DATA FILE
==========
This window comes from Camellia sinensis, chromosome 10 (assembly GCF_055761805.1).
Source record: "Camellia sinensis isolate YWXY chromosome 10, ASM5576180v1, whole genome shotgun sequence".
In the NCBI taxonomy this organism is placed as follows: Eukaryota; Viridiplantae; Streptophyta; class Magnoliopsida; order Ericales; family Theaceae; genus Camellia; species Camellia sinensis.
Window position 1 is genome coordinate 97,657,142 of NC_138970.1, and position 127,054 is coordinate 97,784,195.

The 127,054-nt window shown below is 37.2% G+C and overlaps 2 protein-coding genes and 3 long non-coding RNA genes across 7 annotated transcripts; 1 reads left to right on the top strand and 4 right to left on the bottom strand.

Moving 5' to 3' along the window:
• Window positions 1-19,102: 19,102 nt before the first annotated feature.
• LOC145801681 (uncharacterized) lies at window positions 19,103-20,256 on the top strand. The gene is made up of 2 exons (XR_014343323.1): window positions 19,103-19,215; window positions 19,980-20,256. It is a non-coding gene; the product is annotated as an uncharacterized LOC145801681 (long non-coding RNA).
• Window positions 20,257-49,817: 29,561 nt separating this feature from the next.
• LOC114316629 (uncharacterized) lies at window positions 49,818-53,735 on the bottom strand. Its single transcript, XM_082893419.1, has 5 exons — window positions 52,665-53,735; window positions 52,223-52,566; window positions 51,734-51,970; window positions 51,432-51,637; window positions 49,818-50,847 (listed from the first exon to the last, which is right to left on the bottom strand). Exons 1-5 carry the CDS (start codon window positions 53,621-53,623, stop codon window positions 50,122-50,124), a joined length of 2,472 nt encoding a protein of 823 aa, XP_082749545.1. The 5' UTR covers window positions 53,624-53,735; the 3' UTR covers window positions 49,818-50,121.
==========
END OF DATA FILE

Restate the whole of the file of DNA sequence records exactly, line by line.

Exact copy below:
This window comes from Camellia sinensis, chromosome 10 (assembly GCF_055761805.1).
Source record: "Camellia sinensis isolate YWXY chromosome 10, ASM5576180v1, whole genome shotgun sequence".
In the NCBI taxonomy this organism is placed as follows: Eukaryota; Viridiplantae; Streptophyta; class Magnoliopsida; order Ericales; family Theaceae; genus Camellia; species Camellia sinensis.
Window position 1 is genome coordinate 97,657,142 of NC_138970.1, and position 127,054 is coordinate 97,784,195.

The 127,054-nt window shown below is 37.2% G+C and overlaps 2 protein-coding genes and 3 long non-coding RNA genes across 7 annotated transcripts; 1 reads left to right on the top strand and 4 right to left on the bottom strand.

Moving 5' to 3' along the window:
• Window positions 1-19,102: 19,102 nt before the first annotated feature.
• LOC145801681 (uncharacterized) lies at window positions 19,103-20,256 on the top strand. The gene is made up of 2 exons (XR_014343323.1): window positions 19,103-19,215; window positions 19,980-20,256. It is a non-coding gene; the product is annotated as an uncharacterized LOC145801681 (long non-coding RNA).
• Window positions 20,257-49,817: 29,561 nt separating this feature from the next.
• LOC114316629 (uncharacterized) lies at window positions 49,818-53,735 on the bottom strand. Its single transcript, XM_082893419.1, has 5 exons — window positions 52,665-53,735; window positions 52,223-52,566; window positions 51,734-51,970; window positions 51,432-51,637; window positions 49,818-50,847 (listed from the first exon to the last, which is right to left on the bottom strand). Exons 1-5 carry the CDS (start codon window positions 53,621-53,623, stop codon window positions 50,122-50,124), a joined length of 2,472 nt encoding a protein of 823 aa, XP_082749545.1. The 5' UTR covers window positions 53,624-53,735; the 3' UTR covers window positions 49,818-50,121.